Collected here for the first time, these writings demonstrate the range and precision of Philip Rieff's sociology of culture. Rieff addresses the rise of psychoanalytic and other spiritual disciplines that have reshaped contemporary culture.
A unique response to the challenging questions raised in the science and religion dialogue by drawing on Hindu theology. Edelmann replies to the sciences through close reading of an important Hindu text, the Bh=agavata Pura.na, as well engaging with Hindu philosophical disciplines such as Saṁkhya-Yoga.
Conrad Hal Waddington was a British developmental biologist who mainly worked in Cambridge and Edinburgh, but spent the late 1930s with Morgan in California learning about Drosophila. He was the first person to realize that development depended on the then unknown activities of genes, and he needed an appropriate model organism. His major experimental contributions were to show how mutation analysis could be used to investigate developmental mechanisms in Drosophila, and to explore how developmental mutation could drive evolution, his other (...) deep interest. Waddington was, however, predominantly a thinker, and set out to provide a coherent framework for understanding the genetic bases of embryogenesis and evolution, developing his ideas in many books. Perhaps his best-known concept is the epigenetic landscape: here a ball rolls down a complex valley, making path choices. The rolling ball represents a cell’s development over time, while the topography represents the changing regulatory environment that controls these choices. In its later forms, the role of each feature in the landscape was controlled by the effects of sets of interacting genes, an idea underpinning contemporary approaches to systems biology. Waddington was the first developmental geneticist and probably the most important developmental biologist of the pre-molecular age. (shrink)
Abstract I respond to three articles about my book, Hindu Theology and Biology, from David Gosling, Thomas Ellis, and Varadaraja Raman. I attempt to clarify misconceptions about Hindu intellectual history and the science and religion dialogue. I discuss the role of Hindu theologies in the contemporary world in response to the three articles, each of which highlights important areas of future research. I suggest that Hindu theology should be a critical discipline in which Hindu authors are interpreted in their own (...) terms and in conversation with contemporary authors. I argue that Hinduism and science can find an intellectual space between New Atheism (which denies the intellectual value of religion) and Neo-Hinduism (which neglects the critical discourse within the history of Hindu thought). (shrink)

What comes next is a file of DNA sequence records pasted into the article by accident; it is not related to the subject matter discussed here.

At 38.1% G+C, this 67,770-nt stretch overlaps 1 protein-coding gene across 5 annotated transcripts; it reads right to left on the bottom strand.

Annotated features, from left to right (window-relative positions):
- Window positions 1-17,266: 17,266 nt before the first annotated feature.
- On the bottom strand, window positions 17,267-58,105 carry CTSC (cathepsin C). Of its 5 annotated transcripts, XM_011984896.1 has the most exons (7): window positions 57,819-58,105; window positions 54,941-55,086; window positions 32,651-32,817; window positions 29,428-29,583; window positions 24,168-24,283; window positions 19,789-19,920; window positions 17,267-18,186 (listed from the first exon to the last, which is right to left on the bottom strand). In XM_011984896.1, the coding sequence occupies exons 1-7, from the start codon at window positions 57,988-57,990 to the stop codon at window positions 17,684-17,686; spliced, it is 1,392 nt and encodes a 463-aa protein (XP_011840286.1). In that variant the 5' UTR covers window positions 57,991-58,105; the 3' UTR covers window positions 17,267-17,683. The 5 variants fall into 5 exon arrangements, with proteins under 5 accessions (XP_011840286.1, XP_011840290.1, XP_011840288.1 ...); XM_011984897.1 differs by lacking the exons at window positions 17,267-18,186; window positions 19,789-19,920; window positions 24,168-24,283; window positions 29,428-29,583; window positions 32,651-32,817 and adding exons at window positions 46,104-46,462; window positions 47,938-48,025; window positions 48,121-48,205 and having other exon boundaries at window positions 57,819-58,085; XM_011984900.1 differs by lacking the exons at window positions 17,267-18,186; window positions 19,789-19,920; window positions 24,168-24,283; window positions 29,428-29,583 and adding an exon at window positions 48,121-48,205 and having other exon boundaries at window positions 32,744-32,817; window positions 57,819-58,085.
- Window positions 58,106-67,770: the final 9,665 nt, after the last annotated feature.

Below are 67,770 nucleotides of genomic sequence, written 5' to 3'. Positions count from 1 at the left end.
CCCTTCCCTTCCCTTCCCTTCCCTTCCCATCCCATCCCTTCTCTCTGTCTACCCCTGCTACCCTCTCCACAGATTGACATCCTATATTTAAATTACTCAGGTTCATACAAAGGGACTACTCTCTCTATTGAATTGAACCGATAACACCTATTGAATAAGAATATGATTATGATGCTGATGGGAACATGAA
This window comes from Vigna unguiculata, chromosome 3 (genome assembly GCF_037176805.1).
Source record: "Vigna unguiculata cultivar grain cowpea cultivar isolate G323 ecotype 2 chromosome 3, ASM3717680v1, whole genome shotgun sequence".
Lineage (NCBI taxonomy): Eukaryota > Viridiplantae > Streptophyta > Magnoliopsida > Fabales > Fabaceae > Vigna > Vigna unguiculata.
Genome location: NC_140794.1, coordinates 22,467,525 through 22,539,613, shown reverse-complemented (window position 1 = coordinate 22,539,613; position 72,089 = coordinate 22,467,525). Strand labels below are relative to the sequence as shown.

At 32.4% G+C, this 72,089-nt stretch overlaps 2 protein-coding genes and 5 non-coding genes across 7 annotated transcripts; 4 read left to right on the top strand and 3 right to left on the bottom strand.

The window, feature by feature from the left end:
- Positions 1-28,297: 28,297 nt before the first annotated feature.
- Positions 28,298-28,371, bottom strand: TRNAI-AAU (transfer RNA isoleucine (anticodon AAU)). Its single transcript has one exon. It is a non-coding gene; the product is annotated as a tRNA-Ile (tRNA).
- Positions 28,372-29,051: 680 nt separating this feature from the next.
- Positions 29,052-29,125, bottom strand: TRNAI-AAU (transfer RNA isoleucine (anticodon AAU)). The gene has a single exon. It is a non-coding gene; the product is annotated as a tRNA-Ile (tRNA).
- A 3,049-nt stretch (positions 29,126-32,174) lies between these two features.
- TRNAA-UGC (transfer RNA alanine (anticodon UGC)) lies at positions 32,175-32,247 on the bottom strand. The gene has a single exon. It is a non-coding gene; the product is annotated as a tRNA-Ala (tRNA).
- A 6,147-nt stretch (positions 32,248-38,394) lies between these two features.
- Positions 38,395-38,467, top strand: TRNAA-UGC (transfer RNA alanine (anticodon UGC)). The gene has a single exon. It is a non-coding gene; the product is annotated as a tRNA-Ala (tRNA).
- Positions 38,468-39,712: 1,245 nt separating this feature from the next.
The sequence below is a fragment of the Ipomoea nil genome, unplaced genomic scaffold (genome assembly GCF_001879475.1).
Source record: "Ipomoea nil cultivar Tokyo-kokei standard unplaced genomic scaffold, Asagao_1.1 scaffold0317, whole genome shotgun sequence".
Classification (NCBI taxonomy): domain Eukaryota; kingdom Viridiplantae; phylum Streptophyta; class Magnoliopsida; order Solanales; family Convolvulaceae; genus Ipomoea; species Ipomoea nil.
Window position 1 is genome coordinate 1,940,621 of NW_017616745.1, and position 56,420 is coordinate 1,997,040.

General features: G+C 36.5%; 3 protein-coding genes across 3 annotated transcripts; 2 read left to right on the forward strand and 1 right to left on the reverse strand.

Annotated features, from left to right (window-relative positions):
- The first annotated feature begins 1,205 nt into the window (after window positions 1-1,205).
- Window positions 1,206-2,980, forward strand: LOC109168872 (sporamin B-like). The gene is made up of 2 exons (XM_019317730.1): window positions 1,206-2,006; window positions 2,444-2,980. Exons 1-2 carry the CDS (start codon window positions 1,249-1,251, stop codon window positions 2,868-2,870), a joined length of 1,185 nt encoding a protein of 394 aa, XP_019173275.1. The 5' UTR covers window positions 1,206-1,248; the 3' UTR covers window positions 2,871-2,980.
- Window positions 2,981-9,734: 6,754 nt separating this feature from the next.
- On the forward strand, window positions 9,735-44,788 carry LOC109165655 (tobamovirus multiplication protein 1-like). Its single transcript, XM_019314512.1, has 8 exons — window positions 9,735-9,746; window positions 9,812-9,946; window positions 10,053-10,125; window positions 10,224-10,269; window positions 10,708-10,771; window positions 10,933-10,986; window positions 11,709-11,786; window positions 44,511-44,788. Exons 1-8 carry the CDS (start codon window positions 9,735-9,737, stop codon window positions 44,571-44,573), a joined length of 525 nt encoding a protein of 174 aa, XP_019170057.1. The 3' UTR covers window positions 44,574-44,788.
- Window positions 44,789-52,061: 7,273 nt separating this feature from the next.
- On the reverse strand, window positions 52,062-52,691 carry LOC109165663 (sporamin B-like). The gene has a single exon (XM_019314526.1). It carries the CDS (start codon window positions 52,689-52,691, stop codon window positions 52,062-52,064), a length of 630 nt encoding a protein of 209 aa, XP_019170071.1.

While it is common to observe that our society and world are becoming increasingly complex and fast paced, most of our theories provide no bases upon which to develop appropriate strategies. The need for developing holistic strategies is becoming urgent in two related areas: major interactive technologies and morality.
Three general types of problems entail different strategies. Continuing to seek solutions to tame problems when we face messes, let alone wicked problems, is potentially catastrophic hence fundamentally irresponsible. In our turbulent times, it is therefore becoming a strategic necessity to learn how to solve the right problems. Successful problem solving requires finding the right solution to the right problem. We fail more often because we solve the wrong problem than because we get the wrong solution to the right problem. (...) Russell Ackoff (1974). But then, you may agree that it becomes morally objectionable for the planner to treat a wicked problem as though it were a tame one, or to tame a wicked problem prematurely, or to refuse to recognize the inherent wickedness of social problems. Rittel and Webber (1973). (shrink)
As levels of trust decrease and the necessity for trust increase in our society, we are increasingly driven toward the untoward, even disastrous, outcomes of the prisoner's dilemma. Yet despite the growing evidence that (re)building conditions of trust is increasingly mandatory in our era, modern moral philosophy (by default) and the social sciences (implicitly) legitimize an instrumental rationality which is the root problem. The greatest danger is that as conditions of trust are rationalized away through the progressive institutionalization of an (...) instrumental rationality, we are driven towards the most virulent form of the prisoner's paradox — ethical relativism and its nihilistic consequences. (shrink)
When our society holds widely shared norms and values, we can agree on what constitutes unethical business practices. To the extent our social consensus is unraveling, agreement becomes increasingly problematic. Unfortunately, mainstream Western moral philosophy offers no guidance in this situation. We must therefore begin to focus on the types of social relationships that must exist for there to be agreement on what is right, good and just. This line of argument is, at best, merely suggested in discussions and articles (...) on business ethics. (shrink)